It happened in the Mearns

What happened in the Mearns in history from our own archive.

25 YEARS AGO - Friday September 28th, 1990

Prospective parliamentary candidate for Kincardine/Deeside, Mr Nicol Stephen, has backed Portlethen Community Council’s criticism of lack of space at the local Academy. The school, which was opened in the mid 1980s, is already having to use temporary huts.

Mr Stephen claimed that the current “ridiculous” situation was a direct result of government policy. “Many people,” he said, “will remember the long delay before the government allowed the regional council to build a new academy at Portlethen.

“The roll at Mackie Academy had reached a totally unacceptable level before the government belatedly gave Portlethen Academy the green light”.

He said the Scottish Office policy of only allowing schools to be built for existing numbers of pupils created a double problem. “Mackie Academy had to be bursting at the seams with an encampment of temporary huts. And the go-ahead, when it came, was only for existing pupil numbers - not the extra pupils who would be the inevitable result of proposed new house building in the area”.

He believed the “current upturn” in housebuilding would exacerbate the problem at the Academy still further.

Mr Stephen is urging the Liberal Democrat group on Grampian Regional Council to support action to end the school’s “accomodation crisis as a matter of urgency”.

50 YEARS AGO - Friday September 24th, 1965

Director of Education Mr B.B. Smith addressed the Kincardineshire Education Committee on Wednesday.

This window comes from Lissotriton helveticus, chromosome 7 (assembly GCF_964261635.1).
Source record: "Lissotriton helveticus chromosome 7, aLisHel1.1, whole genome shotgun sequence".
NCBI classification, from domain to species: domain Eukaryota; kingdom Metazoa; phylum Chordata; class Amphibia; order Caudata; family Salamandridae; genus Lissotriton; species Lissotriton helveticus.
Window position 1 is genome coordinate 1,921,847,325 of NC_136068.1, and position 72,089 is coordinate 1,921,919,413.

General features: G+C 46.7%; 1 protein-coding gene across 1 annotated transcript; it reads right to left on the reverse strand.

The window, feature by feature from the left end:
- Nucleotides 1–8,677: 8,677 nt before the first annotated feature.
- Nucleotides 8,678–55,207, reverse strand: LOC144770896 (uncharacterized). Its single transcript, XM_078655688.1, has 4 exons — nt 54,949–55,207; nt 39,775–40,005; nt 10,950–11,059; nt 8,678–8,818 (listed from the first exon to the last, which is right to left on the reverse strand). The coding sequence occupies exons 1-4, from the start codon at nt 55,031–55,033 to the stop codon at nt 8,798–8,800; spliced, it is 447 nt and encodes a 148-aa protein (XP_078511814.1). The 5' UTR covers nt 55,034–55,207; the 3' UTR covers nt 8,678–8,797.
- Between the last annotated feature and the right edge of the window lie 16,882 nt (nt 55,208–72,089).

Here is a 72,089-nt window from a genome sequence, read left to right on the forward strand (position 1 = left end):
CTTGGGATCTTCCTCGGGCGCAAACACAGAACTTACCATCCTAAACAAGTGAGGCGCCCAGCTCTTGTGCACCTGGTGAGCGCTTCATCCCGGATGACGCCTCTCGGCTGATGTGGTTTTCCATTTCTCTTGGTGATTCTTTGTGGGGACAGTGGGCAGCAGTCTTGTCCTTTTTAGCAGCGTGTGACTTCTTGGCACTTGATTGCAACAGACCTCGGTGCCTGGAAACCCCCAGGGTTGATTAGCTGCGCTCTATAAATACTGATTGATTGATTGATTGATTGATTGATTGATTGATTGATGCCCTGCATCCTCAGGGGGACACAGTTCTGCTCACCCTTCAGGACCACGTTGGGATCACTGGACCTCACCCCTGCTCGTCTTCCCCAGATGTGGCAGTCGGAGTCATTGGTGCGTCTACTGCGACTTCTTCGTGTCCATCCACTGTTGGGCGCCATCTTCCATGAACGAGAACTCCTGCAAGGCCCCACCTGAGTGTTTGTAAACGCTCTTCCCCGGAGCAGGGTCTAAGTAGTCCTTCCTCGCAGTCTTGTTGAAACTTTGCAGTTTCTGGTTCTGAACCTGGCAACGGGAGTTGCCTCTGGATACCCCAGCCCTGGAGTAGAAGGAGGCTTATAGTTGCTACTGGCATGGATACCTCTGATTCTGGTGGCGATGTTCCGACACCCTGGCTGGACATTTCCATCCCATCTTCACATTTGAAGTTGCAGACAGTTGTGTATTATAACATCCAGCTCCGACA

Asking for permission to re-decorate two small rooms in Mackie Academy’s Carlton block, Mr Smith said it was becoming more necessary than ever to use every inch of classroom.

The rector was facing serious difficulties, and having to utilise the two small rooms which were previously only used for interviews was a sad reflection on the tightness of accommodation. They now sadly thought of the new Mackie Academy as being a few years off.

Permission to repaint the rooms at a cost of £15 was granted. A suggestion to redecorate other rooms, the hall and staircase was deferred.


Despite attempts by railway staff and the train crew to extinguish a blaze in a double-engined southbound goods train taking a load of beef from Aberdeen to London on Friday morning, damage was so severe that one of the 64 ton diesel engines was classed as a “write off” at Stonehaven station.

Minutes after the alarm was raised Stonehaven fire brigade was on the scene and, using foam extinguishers, they had the blaze under control in less than five minutes.

100 YEARS AGO - Thursday September 30th, 1915

As will be seen from our columns this week, further consignments of comforts have been recently dispatched to the men of the 1-7th Gordons at the front.

The present cold snap we are experiencing must put us in mind of the fact that the men of our own company over in France will soon be needing warm socks and wraps to help them to withstand the winter’s cold in the trenches.

It is intended to send out a consignment of mufflers to the men of the battalion about the middle of October, and articles to go with this consignment should be sent as soon as possible to Mrs Merson, Ardchoile, Banchory, the hon. secretary of the Fund, or to Mrs Riddoch, Church Road, Stonehaven.


There was a rather disappointing attendance at the meeting in the Town Hall, Stonehaven, on Tuesday, when addresses were given by two members of the Glasgow Corporation on the subject of Belgian refugees.

The speakers gave instructive addresses, telling nothing that was new perahps but saying what they had to say in an interesting manner.

It came as rather a surprise to one to be told that there were no fewer than 12,000 Belgian refugees in Glasgow alone - almost three times the total population of Stonehaven.